I was lucky enough to be asked by my brother last winter to make his wedding cake, and he was lucky enough that it turned out well. I live a mere 950 miles away from his home in Atlanta, so it was my first time taking my baking on the road.
To be honest, I wasn't entirely sure it was all going to go as smoothly as it did, but don't tell my brother that. Or his wife.
I packed up my baking pans and piping bags in my suitcase, and sent my brother a big grocery shopping list ahead of time, which he was gracious enough to fulfill before I got there since I only had a couple of days to pull this off. He even bought a new KitchenAid stand mixer, which I have a feeling might have been returned to the store not long after the wedding.
Their two big dogs and our two little girls (ages 3 and 18 months at the time) were not instant BFFs, to say the least. So with all the distractions of little kids being scared of big dogs, the hazards of an unfamiliar kitchen, and an audience to boot,
I baked, torted and crumb-coated the nine cake layers in their little condo apartment kitchen in the two days ahead of the wedding. On the morning of the wedding, we drove the three tiers separately in our rented SUV to the wedding venue, just 5 minutes away.
As an aside, I'm not sure I ever thanked my awesome husband, who looked after the girls for essentially the entire time we were in Atlanta. I think he held 18-month-old Clara for 8 hours straight one day because she was so terrified of the dogs, while simultaneously jockeying with 3-year-old Stacey who was similarly scared out of her wits. We should probably get a dog one of these days to force these fears into submission.
Anyway, I had made a few batches of buttercream at their condo to decorate the cake with and brought them with me in big Rubbermaid containers, along with my piping bags and a whole mess of paper towels since I wasn't sure what the kitchen situation would be like on site.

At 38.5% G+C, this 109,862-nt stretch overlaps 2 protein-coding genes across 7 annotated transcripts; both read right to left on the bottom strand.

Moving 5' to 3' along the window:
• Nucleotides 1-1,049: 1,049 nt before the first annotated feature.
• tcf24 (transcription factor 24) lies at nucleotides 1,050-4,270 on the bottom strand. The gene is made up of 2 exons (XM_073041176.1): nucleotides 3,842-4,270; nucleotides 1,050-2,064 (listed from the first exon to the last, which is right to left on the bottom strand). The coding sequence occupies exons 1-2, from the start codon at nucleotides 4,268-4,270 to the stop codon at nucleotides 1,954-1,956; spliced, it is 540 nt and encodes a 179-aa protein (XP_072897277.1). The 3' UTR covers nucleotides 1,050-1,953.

I didn't take any pictures of the cake in process, unfortunately. In retrospect it would have been cool to re-live it being put together. But I do remember that it was surprisingly easy to stack and decorate the cake at the reception venue. It was a very casual reception, so there were no wedding planners or staff milling about, which took off the pressure of having to look like a professional of any sort. Not that I could have done that anyway. And to further simplify things, I had worked with my brother and his wife to choose an impressive-looking yet uncomplicated buttercream design. (Insert yet another shout-out to I Am Baker's rose cake.)
In the end, I was very proud of that cake, and so happy to be a small part of my only brother's and my new sister's big day. As affirmation, my brother (who typically reserves any sort of compliment or nicety for people OTHER than his little sister) actually said to me, "The cake looks great".
I couldn't have asked for higher praise from the guy I looked up to (and butted heads with) for all of my young life.
Very soon, my husband, my baking pans and I will be hopping on a jet plane and heading to California. My cousin and his fiancée are entrusting me with the privilege of making their wedding cake, and I am super excited to give the gift of cake to these two amazing people. Amazing as in biked-across-the-entire-continent-of-North-America amazing. These two started in Boston, took a "little" detour up to the Greater Toronto Area just to see us (and some other friends, but selfishly I'm not really counting them) and then proceeded to RIDE THEIR BICYCLES ACROSS THE ENTIRE U S of A, all the way to Baker Beach in San Francisco. There is nothing these two can't do.
May I be among the first to congratulate you, Sean and Megan. I'm so happy for you both and can't wait to celebrate with you!
At the risk of jinxing myself, I hope to report back soon that the cake went off without a hitch.